Dataset Marine Anatomy SCTO Emotions EHDAA2 FoodOn LKN GO
Baseline
Adamic 61.01 ( 3.79) 51.05 ( 0.90) 56.22 ( 2.59) 50.47 ( 0.68) 71.88 ( 0.46) 50.91 ( 0.06) 62.83 ( 0.50) 65.39 ( 0.13)
Jaccard 60.72 ( 3.41) 51.02 ( 0.92) 56.11 ( 2.47) 50.47 ( 0.68) 62.30 ( 0.81) 50.91 ( 0.06) 62.77 ( 0.50) 64.95 ( 0.11)
Prefferential 70.76 ( 4.47) 52.31 ( 4.30) 55.70 ( 2.99) 52.34 ( 3.32) 83.38 ( 0.35) 47.54 ( 0.46) 88.75 ( 0.34) 69.53 ( 0.16)
GAE 63.73 ( 5.18) 57.44 ( 4.67) 58.76 ( 4.28) 58.59 ( 4.49) 80.38 ( 0.67) 53.02 ( 0.43) 83.80 ( 2.99) 68.16 ( 0.40)
GAT 45.35 ( 2.33) 54.50 ( 3.63) 50.51 ( 3.43) 51.98 ( 1.36) 72.40 ( 0.72) 54.26 ( 1.39) 63.51 ( 8.88) 77.75 ( 0.21)
GCN 61.75 ( 4.92) 59.03 ( 5.27) 54.73 ( 2.33) 56.51 ( 5.46) 69.69 ( 0.66) 57.09 ( 0.57) 75.69 ( 1.27) 75.66 ( 0.88)
GIN 59.81 ( 6.16) 59.47 ( 4.62) 54.90 ( 3.03) 54.69 ( 3.81) 70.64 ( 0.87) 58.11 ( 0.18) 73.23 ( 0.57) 77.19 ( 0.19)
SNoRe 70.79 ( 2.05) 57.59 ( 2.45) 59.06 ( 3.23) 60.47 ( 2.83) 69.06 ( 0.90) 64.82 ( 0.16) 86.91 ( 0.29) 79.82 ( 0.19)
node2vec 71.01 ( 5.07) 53.20 ( 3.54) 52.25 ( 2.10) 47.71 ( 2.04) 74.51 ( 0.83) 51.25 ( 0.44) 86.47 ( 0.36) 76.37 ( 0.11)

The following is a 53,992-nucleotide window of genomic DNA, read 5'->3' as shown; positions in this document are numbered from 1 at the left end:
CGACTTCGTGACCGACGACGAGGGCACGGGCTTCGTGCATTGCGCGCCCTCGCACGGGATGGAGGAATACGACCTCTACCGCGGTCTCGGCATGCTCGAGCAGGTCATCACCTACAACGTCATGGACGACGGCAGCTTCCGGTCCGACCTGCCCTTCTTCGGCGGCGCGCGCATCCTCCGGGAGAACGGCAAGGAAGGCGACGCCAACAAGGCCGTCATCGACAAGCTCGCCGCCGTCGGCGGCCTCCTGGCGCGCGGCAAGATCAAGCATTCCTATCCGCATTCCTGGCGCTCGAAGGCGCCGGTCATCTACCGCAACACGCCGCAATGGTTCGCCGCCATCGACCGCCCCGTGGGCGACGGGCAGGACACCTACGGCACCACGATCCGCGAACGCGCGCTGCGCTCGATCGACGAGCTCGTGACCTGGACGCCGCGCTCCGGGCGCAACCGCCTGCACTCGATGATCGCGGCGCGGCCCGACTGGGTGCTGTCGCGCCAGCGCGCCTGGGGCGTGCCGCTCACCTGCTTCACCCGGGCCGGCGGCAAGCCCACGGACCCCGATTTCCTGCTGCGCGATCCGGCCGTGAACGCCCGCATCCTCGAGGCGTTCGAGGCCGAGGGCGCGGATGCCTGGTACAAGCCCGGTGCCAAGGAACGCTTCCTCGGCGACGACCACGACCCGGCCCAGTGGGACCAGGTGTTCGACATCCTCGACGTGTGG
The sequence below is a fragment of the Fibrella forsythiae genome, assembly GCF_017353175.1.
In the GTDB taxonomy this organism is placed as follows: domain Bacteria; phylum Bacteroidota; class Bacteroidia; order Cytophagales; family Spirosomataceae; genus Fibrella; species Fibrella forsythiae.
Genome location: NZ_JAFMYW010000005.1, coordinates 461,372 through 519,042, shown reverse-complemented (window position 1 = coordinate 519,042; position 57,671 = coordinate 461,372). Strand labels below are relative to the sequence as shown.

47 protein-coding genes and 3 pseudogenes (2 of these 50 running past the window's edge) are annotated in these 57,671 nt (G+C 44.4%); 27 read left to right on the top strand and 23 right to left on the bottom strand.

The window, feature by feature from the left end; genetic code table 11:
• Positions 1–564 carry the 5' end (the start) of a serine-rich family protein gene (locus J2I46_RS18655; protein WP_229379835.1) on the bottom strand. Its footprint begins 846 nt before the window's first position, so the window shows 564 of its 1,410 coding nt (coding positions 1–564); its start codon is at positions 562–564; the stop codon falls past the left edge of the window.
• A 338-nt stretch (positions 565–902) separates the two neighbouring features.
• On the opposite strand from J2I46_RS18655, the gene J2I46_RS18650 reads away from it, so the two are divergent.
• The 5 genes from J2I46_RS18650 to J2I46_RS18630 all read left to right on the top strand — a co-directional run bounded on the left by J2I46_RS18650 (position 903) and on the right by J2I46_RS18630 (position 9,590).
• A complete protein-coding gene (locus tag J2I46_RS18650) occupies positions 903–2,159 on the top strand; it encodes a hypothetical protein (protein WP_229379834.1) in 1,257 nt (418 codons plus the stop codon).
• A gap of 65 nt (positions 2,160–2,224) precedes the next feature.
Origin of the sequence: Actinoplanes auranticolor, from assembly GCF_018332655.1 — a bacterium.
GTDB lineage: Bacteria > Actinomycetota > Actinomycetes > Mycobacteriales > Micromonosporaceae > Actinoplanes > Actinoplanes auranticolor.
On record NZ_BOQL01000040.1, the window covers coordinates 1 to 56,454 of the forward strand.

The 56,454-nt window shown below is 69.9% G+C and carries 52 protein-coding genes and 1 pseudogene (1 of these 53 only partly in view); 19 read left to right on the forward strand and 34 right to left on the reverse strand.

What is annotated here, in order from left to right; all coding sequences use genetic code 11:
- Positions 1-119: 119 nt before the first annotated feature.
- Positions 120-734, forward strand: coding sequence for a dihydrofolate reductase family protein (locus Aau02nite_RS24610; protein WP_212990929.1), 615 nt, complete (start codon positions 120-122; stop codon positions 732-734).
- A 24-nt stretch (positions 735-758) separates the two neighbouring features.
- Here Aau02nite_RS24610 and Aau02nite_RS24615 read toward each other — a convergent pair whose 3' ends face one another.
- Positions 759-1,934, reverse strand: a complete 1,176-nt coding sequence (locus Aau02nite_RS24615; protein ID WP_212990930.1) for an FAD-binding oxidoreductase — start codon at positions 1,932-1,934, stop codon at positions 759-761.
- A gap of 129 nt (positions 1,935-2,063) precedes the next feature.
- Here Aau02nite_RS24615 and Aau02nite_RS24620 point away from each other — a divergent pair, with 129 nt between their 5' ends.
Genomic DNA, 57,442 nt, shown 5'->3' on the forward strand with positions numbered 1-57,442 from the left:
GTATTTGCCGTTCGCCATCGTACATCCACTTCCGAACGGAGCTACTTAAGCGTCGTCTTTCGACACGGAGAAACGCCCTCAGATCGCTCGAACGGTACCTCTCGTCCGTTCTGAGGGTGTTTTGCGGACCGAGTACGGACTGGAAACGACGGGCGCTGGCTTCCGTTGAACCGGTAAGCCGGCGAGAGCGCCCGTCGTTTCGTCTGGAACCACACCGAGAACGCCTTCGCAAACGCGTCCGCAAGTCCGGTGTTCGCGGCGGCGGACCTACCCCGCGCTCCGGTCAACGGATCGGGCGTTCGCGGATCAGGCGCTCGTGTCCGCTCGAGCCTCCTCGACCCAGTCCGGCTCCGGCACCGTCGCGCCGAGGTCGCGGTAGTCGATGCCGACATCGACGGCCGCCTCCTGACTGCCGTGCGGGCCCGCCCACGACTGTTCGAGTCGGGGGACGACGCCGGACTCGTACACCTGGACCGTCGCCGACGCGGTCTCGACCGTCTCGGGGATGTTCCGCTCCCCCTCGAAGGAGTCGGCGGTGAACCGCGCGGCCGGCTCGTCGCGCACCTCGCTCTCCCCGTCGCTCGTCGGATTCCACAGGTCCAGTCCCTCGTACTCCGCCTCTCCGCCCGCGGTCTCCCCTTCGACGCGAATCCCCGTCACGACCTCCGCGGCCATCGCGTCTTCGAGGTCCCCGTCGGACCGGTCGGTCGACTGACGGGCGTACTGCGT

metapath2vec 76.09 ( 3.55) 57.36 ( 5.61) 41.42 ( 3.16) 49.20 ( 4.92) 78.93 ( 0.39) 57.68 ( 0.53) 76.91 ( 0.47) 53.76 ( 0.22)
TransE 74.82 ( 6.68) 56.23 ( 3.16) 55.99 ( 2.34) 54.16 ( 1.24) 84.63 ( 0.23) 64.56 ( 1.41) 89.62 ( 0.29) 75.20 ( 0.54)
RotatE 75.98 ( 5.20) 50.36 ( 4.47) 55.69 ( 2.99) 49.74 ( 2.53) 71.75 ( 0.90) 47.82 ( 0.19) 88.68 ( 0.38) 77.61 ( 0.25)
Spectral 43.48 ( 10.15) 59.62 ( 5.26) 55.84 ( 1.49) 61.50 ( 2.56) 68.32 ( 2.23) 49.27 ( 3.57) 83.93 ( 0.94) 61.07 ( 1.92)
Table 4: Link prediction results based on the ROC-AUC metric (multiplied by 100 to improve readability).

Similar results can be observed when the average precision metric is used. These results are presented in Table 5. We can see that the baselines perform better on bigger graphs where the ratio between edges and nodes is not close to one. The biggest difference in performance using this metric can be observed on the GAE baseline that achieves the best score on the SCTO and EHDAA2 ontologies and is close the the best one on a few others. Another notable result is the performance of the baseline RotatE on Anatomy, when the baseline performs the worse with the ROC-AUC metric, but the best when average precision is used.

Dataset Marine Anatomy SCTO Emotions EHDAA2 FoodOn LKN GO
Baseline
Adamic 60.96 ( 3.72) 51.52 ( 0.72) 56.27 ( 3.20) 50.68 ( 0.60) 75.73 ( 0.51) 50.91 ( 0.06) 62.88 ( 0.50) 65.39 ( 0.13)
Jaccard 59.54 ( 2.71) 51.02 ( 0.86) 55.33 ( 2.22) 50.46 ( 0.61) 55.48 ( 0.73) 50.91 ( 0.06) 62.12 ( 0.48) 64.95 ( 0.11)
Prefferential 72.44 ( 5.63) 57.09 ( 2.97) 66.10 ( 2.72) 64.29 ( 3.53) 86.89 ( 0.53) 47.54 ( 0.46) 89.68 ( 0.33) 69.53 ( 0.16)
GAE 70.74 ( 4.92) 59.61 ( 4.65) 66.06 ( 4.22) 65.24 ( 3.62) 84.76 ( 0.76) 53.02 ( 0.43) 83.80 ( 2.99) 68.16 ( 0.40)
GAT 45.75 ( 1.69) 55.29 ( 1.07) 50.35 ( 3.36) 52.24 ( 1.80) 70.96 ( 0.47) 54.26 ( 1.39) 66.73 ( 11.95) 77.75 ( 0.21)
GCN 60.15 ( 4.62) 58.83 ( 3.70) 56.11 ( 2.83) 58.47 ( 3.75) 68.29 ( 1.05) 57.09 ( 0.57) 75.69 ( 1.27) 75.66 ( 0.88)